The visual input created by the relative motion between an individual and the environment, also called optic flow, influences the sense of self-motion, postural orientation, veering of gait, and visuospatial cognition. An optic flow network comprising visual motion areas V6, V3A, and MT+, as well as visuo-vestibular areas including posterior insula vestibular cortex (PIVC) and cingulate sulcus visual area (CSv), has been described as uniquely selective for parsing egomotion depth cues in humans. Individuals with Parkinson’s disease (PD) have known behavioral deficits in optic flow perception and visuospatial cognition compared to age- and education-matched control adults (MC). The present study used functional magnetic resonance imaging (fMRI) to investigate neural correlates related to impaired optic flow perception in PD. We conducted fMRI on 40 non-demented participants (23 PD and 17 MC) during passive viewing of simulated optic flow motion and random motion. We hypothesized that compared to the MC group, PD participants would show abnormal neural activity in regions comprising this optic flow network. MC participants showed robust activation across all regions in the optic flow network, consistent with studies in young adults, suggesting intact optic flow perception at the neural level in healthy aging. PD participants showed diminished activity compared to MC particularly within visual motion area MT+ and the visuo-vestibular region CSv. Further, activation in visuo-vestibular region CSv was associated with disease severity. These findings suggest that behavioral reports of impaired optic flow perception and visuospatial performance may be a result of impaired neural processing within visual motion and visuo-vestibular regions in PD.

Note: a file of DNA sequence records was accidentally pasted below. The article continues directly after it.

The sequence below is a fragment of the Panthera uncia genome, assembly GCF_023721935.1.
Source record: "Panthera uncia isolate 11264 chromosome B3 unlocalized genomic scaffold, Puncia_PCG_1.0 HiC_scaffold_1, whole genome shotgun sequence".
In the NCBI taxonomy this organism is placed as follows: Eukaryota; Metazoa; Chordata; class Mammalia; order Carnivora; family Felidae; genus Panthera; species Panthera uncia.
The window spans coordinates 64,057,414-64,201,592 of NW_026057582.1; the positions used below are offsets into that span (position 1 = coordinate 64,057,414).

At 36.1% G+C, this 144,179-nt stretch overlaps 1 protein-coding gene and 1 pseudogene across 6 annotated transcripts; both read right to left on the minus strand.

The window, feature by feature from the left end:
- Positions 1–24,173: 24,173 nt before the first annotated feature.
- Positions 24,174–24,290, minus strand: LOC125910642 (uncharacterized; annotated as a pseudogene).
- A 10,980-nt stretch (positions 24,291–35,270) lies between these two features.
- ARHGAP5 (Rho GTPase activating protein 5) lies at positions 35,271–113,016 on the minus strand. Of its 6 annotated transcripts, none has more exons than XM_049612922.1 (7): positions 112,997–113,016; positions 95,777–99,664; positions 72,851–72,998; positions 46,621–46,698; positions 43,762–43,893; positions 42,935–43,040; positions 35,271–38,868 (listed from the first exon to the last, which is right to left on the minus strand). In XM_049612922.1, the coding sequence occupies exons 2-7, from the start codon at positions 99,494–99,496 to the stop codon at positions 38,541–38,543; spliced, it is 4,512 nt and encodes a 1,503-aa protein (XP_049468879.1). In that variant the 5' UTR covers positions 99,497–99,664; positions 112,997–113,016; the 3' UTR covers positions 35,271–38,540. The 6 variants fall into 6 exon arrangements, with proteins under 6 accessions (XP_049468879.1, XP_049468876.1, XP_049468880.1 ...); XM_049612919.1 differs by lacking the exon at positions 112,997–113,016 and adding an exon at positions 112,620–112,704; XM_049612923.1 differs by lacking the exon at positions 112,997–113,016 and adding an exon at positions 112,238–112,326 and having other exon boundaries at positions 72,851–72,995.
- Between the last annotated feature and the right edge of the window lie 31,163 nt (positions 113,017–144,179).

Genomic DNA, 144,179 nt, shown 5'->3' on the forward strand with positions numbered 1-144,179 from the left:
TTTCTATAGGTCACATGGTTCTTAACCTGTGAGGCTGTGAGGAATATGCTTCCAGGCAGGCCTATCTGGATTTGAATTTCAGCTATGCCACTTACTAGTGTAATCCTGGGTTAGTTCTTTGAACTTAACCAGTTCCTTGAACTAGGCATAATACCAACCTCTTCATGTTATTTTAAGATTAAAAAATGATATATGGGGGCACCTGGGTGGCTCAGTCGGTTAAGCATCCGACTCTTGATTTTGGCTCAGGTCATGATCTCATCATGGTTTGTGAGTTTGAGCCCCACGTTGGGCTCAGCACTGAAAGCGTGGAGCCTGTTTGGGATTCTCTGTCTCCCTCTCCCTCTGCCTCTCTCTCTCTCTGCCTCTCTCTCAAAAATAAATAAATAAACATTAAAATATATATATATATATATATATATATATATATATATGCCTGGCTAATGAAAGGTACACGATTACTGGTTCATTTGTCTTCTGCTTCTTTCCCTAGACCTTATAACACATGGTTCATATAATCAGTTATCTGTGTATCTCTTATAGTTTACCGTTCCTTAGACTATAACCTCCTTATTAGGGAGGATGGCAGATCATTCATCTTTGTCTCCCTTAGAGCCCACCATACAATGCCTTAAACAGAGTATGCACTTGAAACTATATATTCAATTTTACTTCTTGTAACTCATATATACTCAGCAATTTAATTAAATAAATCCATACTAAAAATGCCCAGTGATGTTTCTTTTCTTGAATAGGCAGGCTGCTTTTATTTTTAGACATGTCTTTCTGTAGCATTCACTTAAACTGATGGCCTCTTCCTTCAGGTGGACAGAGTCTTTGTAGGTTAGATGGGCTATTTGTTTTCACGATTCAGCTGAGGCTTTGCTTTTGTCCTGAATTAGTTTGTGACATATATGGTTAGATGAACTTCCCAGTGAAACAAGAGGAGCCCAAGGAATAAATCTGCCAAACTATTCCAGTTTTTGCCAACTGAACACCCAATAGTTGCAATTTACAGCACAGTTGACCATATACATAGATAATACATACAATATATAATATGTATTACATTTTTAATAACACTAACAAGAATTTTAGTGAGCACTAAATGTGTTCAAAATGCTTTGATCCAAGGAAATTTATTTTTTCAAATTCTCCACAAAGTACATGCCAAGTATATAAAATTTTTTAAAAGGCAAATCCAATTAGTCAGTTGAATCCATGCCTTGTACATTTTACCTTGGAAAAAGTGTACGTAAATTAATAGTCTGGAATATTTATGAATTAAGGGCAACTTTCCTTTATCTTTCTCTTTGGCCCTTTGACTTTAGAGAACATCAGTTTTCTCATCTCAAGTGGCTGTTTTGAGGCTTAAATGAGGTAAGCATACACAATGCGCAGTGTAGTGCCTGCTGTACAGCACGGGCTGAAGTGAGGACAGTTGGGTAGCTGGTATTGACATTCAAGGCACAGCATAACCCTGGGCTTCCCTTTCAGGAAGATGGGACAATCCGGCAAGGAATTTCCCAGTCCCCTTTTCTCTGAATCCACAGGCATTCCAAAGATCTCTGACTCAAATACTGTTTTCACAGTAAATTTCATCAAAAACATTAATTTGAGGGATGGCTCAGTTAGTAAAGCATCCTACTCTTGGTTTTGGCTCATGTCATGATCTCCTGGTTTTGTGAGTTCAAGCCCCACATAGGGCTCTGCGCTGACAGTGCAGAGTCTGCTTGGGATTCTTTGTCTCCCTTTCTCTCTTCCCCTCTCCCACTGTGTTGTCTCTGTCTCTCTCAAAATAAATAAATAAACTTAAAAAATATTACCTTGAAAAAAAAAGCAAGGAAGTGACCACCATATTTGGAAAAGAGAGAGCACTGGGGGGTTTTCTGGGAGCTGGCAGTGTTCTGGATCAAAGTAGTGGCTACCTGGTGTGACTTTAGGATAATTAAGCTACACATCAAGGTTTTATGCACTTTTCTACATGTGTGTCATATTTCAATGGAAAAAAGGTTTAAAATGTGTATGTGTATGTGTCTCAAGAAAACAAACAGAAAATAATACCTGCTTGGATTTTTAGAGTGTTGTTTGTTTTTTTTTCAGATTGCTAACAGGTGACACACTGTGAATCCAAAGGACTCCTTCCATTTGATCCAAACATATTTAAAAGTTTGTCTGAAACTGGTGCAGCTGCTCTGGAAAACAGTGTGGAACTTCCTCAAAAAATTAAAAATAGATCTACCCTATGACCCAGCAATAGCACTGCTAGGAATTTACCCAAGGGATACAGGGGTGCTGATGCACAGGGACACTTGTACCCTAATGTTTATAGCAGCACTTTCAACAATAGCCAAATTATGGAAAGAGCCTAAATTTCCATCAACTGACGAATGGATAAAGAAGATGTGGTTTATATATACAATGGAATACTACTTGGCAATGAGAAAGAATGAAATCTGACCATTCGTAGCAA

Frontiers in Integrative Neuroscience
Digital Object Identifier (DOI)
Putcha, D., Ross, R. S., Rosen, M. L., Norton, D. J., Cronin-Golomb, A., Somers, D. C., & Stern, C. E. (2014). Functional correlates of optic flow motion processing in Parkinsonâ€TMs disease. Frontiers in Integrative Neuroscience, 8. http://doi.org/10.3389/fnint.2014.00057